The summer blockbuster season was kicked off by a femme fatale (emphasis on the “fatal”) in a form-fitting bustier/armor and a pair of sensible work boots. (That is, if your work is making the world safe for democracy and rid of evil-doers!) Yes, the new-and-improved version of Wonder Woman has hit cineplexes around the world, and the sound of cash registers ringing and credit card readers … beeping? blipping? … can be heard everywhere.
In its opening weekend, Wonder Woman (or WW, for short) earned more than $100 million in box-office receipts. It was an admirable start for this first installment in what fans hope will be a new franchise series. What’s most interesting about the debut of this WW movie is that it comes on the heels of another headline-grabbing event featuring a woman, but in that case a self-proclaimed “dangerous woman.”
Colliding with the release of a superhero flick where a beautiful young woman fights to free the world of terror, we all lived through a premeditated incident of evil and horror where a radicalized terrorist self-exploded, killing himself and his aimed-for targets: loads of little girls. The preteens and tweens were attending Ariana Grande’s Dangerous Woman world tour, and the tragic, senseless murders proved that a dangerous pop star can be eclipsed by a single-minded, hell-bent dangerous man.
That’s one of the reasons, perhaps, that Wonder Woman is resonating so deeply with moviegoers. One of the latest terror attacks was so deliberately focused against women, teenage girls, and prepubescent female concert attendees. The killer didn’t execute his scheme at a soccer match or a mixed-martial-art exhibition. No, he went after girls, and girl power can’t conquer a mass murderer.
I think this is one of the driving forces for people wanting to embrace this newest incarnation of the DC superhero. In the movie, she’s played by Israeli actress Gal Gadot, who has been both a model and a soldier in her actual life. Having served two years in her homeland’s defense force — she worked as a combat instructor — Gadot brings a realism to her role. Interestingly, her Israeli nationality is causing certain nations to want the film to be pulled from screenings or boycotted by its citizens. You see, Gal Gadot — a Jewish patriot — is seen by many misguided people as a dangerous woman.
Wonder Woman has long been a fascinating subject for doll artists and manufacturers. Due to her comely physique, illustrated in the comic books and then amped up by Lynda Carter on TV, she is a doll that embodies both hourglass sensuality and fierce physicality. With the new actress, who is more fit and athletic than curvaceous and pneumatic, Mattel has made her portrait doll as an attractive, agile woman. (If she were a Spice Girl, she’d definitely be the Sporty one.)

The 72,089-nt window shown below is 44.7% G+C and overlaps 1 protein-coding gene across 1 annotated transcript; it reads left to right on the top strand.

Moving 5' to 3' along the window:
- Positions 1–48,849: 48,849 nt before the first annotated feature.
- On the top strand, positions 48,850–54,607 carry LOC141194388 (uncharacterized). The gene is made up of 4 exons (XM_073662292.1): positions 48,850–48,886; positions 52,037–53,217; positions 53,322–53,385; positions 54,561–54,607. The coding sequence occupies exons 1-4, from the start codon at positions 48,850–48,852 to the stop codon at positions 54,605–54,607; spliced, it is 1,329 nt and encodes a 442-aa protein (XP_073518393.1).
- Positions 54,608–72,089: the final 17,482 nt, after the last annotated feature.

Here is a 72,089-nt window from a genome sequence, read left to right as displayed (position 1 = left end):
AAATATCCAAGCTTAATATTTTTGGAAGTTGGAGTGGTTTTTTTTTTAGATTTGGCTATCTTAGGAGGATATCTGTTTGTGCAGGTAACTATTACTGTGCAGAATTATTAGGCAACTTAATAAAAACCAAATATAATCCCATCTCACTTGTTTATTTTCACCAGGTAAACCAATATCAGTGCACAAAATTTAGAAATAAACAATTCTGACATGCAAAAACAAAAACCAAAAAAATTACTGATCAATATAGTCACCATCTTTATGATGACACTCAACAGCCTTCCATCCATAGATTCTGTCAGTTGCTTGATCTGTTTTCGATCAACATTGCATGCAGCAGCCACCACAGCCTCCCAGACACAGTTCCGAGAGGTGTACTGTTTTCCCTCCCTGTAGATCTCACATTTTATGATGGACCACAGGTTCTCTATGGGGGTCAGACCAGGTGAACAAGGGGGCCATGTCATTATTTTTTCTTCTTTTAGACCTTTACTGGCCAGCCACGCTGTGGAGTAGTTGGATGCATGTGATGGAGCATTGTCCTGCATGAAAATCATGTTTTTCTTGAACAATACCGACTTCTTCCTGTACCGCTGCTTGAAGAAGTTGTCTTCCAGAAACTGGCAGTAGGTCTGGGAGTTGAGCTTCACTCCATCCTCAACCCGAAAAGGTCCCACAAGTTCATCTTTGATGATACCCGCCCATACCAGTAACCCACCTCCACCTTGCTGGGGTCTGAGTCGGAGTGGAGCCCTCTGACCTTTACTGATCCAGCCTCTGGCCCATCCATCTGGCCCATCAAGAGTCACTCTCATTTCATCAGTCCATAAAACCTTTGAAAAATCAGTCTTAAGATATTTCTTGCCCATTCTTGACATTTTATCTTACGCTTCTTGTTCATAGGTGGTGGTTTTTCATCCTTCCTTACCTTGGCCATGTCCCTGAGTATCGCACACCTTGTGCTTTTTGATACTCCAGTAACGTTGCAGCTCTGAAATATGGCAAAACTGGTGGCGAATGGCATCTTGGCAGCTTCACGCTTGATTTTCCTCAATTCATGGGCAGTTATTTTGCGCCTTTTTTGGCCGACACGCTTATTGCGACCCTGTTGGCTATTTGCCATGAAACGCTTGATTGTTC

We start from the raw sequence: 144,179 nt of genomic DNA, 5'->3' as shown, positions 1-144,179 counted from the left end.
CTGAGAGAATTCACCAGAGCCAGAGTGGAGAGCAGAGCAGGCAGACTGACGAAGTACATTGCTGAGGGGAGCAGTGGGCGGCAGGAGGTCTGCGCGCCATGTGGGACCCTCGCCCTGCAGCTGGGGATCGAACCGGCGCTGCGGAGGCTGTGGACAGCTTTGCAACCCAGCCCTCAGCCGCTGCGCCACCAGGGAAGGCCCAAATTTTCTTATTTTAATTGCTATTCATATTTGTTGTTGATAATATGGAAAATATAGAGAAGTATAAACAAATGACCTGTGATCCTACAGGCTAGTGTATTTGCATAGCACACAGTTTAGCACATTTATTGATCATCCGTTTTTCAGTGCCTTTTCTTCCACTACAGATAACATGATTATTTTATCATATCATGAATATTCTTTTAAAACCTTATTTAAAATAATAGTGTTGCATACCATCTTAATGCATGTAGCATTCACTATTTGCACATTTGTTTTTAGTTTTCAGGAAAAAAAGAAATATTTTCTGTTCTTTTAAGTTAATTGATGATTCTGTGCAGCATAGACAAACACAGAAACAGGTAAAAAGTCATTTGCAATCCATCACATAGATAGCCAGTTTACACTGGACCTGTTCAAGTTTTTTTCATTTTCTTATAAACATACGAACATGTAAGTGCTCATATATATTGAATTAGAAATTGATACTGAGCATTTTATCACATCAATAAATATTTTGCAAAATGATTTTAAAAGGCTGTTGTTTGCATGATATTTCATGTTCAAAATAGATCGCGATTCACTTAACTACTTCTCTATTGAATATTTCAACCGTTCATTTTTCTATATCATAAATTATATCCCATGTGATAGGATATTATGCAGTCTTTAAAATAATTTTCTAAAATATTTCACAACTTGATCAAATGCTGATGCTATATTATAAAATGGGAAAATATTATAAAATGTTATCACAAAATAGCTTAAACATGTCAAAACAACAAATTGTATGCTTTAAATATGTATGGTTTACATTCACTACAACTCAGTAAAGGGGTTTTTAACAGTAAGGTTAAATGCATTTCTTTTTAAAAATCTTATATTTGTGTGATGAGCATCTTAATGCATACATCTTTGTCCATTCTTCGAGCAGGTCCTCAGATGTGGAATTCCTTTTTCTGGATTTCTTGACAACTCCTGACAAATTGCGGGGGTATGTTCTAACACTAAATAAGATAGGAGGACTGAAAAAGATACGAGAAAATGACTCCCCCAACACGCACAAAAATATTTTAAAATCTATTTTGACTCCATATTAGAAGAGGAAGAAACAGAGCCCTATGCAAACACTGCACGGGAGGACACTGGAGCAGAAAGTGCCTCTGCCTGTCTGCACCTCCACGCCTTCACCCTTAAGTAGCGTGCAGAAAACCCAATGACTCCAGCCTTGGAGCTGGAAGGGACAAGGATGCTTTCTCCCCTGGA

When I saw the array of Wonder Women characters at Toy Fair in February, I was impressed by how naturalistic they looked. They weren’t overtly sexualized — cheesecake creations that make you wonder how WW can stand upright and battle anyone, without toppling over. No, these dolls did look like they could be courageous and powerful, strong and dangerous.
It’s odd that the original Wonder Woman comic-book heroine debuted in 1941, during a seemingly long-ago era when the real world was threatened by an inexplicable gathering of terror. The “axis of evil” wasn’t the conceit of a comic-book writer. It was the actual gathering storm of horror, inhumanity, and brutality that was threatening to cloak the world. Wonder Woman came into being during the WW II years — how fitting, then, that her initials (WW) mirror the historical epoch that birthed her.
Now, fast-forward just a little over 75 years, and we are on the precipice of evil once again. And the forces that Gal Gadot’s character has to square off against on the big screens are not so far removed from the terror that face young women — dangerous and wonderful — who populate the planet today.
During the recent Women’s March on Washington, many female attendees donned cat-eared hats, representing female genitalia. More fitting than buying these p-themed caps, females of all ages and backgrounds should band together to show their support of a woman hero — even though she’s fictional — who is prepared and ready to stand up to her foes. Buying a ticket to the Wonder Woman film, and bringing a daughter or granddaughter, sister or mother — is a way to voice your support of a world where women can, and should, flourish.
There are so many different Wonder Woman collectibles out there, a person can have a field-day sorting through which ones she wants to own and display. Honestly, how empowering if during a future march or gathering, women took to the streets and hoisted their WW effigies high into the air. What a message that would send to the viewers at home who fail to see the value of the female gender.
Carrying a Wonder Woman doll or her shield, identifying with this Amazon warrior who is not afraid to do battle, is a liberating step if a mass march has to be planned in the near future. This summer’s blockbuster movie doesn’t just bring to life a well-known, well-crafted, two-dimensional icon. It unleashes the untapped spirit and self-worth of its female attendees.
All young women need to know one thing: they are wonders. They are meant for great things.